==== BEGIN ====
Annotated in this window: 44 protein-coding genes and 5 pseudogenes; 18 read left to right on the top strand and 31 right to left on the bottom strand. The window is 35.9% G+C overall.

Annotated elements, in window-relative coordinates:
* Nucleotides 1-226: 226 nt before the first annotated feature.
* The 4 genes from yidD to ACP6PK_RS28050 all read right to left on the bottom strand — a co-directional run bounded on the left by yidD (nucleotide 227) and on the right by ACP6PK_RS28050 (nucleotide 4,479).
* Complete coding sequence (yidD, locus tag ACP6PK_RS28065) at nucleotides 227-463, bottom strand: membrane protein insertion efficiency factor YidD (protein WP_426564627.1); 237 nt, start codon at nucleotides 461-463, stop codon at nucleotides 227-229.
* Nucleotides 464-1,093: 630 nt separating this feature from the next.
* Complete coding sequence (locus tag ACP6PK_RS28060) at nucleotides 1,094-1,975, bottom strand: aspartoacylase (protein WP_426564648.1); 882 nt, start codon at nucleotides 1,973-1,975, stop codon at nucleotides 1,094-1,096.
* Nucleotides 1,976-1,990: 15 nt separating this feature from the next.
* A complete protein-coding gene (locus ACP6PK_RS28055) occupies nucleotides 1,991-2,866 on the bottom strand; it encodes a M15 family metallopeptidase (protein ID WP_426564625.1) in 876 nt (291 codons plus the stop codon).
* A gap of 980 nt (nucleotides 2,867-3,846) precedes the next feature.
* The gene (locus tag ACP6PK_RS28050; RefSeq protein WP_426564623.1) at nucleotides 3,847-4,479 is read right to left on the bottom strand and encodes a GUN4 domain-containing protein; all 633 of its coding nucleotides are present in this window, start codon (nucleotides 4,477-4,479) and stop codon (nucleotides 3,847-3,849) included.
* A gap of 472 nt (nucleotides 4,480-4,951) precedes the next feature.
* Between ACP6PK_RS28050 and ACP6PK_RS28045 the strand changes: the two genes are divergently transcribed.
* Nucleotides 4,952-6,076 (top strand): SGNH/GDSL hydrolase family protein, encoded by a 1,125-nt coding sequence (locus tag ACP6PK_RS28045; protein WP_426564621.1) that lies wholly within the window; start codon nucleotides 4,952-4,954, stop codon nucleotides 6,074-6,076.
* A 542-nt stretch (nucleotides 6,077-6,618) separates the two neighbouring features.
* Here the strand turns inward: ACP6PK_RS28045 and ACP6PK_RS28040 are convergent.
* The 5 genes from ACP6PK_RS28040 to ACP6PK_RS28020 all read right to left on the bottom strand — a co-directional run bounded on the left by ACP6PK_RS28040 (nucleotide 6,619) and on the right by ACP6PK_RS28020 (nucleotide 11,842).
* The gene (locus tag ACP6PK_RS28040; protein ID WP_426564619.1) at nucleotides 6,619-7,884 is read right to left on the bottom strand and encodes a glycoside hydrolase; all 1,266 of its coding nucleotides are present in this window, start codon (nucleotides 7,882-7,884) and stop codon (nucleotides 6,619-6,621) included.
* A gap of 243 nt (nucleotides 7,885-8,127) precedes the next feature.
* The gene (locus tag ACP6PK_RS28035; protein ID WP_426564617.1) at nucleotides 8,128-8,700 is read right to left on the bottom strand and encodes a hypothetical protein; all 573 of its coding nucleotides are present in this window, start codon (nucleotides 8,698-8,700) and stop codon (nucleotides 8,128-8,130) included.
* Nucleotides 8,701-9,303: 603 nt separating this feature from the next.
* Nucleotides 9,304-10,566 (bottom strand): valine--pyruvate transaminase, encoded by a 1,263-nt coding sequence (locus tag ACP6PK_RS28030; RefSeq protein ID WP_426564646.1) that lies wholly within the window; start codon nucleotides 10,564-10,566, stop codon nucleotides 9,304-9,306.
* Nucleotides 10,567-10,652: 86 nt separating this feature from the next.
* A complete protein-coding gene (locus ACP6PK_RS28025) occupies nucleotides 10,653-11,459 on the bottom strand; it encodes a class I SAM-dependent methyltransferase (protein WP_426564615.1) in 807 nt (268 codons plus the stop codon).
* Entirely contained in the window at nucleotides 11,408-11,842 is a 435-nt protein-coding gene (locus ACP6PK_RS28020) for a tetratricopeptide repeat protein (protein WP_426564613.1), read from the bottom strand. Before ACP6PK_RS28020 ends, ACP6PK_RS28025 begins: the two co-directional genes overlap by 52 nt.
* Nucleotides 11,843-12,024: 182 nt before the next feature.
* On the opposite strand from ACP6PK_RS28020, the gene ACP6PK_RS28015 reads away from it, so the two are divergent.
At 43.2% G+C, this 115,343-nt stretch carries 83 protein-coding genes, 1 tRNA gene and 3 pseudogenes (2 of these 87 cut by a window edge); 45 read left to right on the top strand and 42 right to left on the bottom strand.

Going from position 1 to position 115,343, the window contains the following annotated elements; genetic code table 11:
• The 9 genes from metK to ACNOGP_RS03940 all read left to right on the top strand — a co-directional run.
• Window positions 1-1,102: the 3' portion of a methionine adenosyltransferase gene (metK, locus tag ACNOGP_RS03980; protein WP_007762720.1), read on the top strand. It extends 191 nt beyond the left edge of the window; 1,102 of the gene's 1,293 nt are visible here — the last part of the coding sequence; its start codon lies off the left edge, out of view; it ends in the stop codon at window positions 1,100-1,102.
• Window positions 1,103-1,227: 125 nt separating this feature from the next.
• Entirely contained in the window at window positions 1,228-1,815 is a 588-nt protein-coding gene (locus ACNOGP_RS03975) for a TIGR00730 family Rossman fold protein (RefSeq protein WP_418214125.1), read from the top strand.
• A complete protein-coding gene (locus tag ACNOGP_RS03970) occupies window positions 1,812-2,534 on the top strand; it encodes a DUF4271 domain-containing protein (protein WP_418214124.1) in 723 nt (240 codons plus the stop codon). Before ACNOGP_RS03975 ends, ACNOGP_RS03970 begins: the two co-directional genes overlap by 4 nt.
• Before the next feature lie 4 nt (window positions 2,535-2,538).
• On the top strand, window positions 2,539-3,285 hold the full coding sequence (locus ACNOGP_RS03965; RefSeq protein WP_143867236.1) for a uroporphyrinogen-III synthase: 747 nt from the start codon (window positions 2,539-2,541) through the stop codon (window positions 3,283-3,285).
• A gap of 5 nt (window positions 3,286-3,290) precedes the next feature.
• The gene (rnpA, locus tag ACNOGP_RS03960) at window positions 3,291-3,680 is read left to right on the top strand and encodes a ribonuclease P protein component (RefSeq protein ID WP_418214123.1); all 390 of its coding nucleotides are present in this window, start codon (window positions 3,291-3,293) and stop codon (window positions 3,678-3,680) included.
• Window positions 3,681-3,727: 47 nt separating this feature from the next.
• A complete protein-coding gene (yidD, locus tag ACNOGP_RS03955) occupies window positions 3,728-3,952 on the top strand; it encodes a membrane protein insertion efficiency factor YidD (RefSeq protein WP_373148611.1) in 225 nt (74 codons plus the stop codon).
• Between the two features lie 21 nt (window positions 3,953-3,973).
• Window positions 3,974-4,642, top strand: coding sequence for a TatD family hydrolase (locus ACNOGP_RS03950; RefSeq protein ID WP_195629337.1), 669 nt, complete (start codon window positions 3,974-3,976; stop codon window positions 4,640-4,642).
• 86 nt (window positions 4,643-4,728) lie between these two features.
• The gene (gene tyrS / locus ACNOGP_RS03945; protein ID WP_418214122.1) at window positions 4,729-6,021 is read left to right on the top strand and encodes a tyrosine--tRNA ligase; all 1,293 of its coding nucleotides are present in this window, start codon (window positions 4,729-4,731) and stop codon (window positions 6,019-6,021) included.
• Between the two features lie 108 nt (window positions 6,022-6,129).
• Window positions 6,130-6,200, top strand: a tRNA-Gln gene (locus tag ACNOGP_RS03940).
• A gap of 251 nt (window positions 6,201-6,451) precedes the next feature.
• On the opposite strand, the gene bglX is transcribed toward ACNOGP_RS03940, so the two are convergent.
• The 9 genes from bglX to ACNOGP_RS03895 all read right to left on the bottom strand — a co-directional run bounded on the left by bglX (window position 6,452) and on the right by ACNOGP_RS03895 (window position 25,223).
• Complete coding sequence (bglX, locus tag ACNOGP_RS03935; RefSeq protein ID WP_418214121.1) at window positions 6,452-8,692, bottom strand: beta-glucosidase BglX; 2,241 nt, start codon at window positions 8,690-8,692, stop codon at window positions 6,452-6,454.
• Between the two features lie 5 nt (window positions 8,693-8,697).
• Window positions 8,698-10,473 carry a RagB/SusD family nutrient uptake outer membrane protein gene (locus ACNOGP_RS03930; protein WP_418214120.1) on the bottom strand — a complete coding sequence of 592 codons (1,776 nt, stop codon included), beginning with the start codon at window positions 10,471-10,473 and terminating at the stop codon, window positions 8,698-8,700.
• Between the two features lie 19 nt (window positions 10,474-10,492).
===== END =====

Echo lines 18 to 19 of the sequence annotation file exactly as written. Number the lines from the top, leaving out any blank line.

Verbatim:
* The gene (locus tag ACP6PK_RS28040; protein ID WP_426564619.1) at nucleotides 6,619-7,884 is read right to left on the bottom strand and encodes a glycoside hydrolase; all 1,266 of its coding nucleotides are present in this window, start codon (nucleotides 7,882-7,884) and stop codon (nucleotides 6,619-6,621) included.
* A gap of 243 nt (nucleotides 7,885-8,127) precedes the next feature.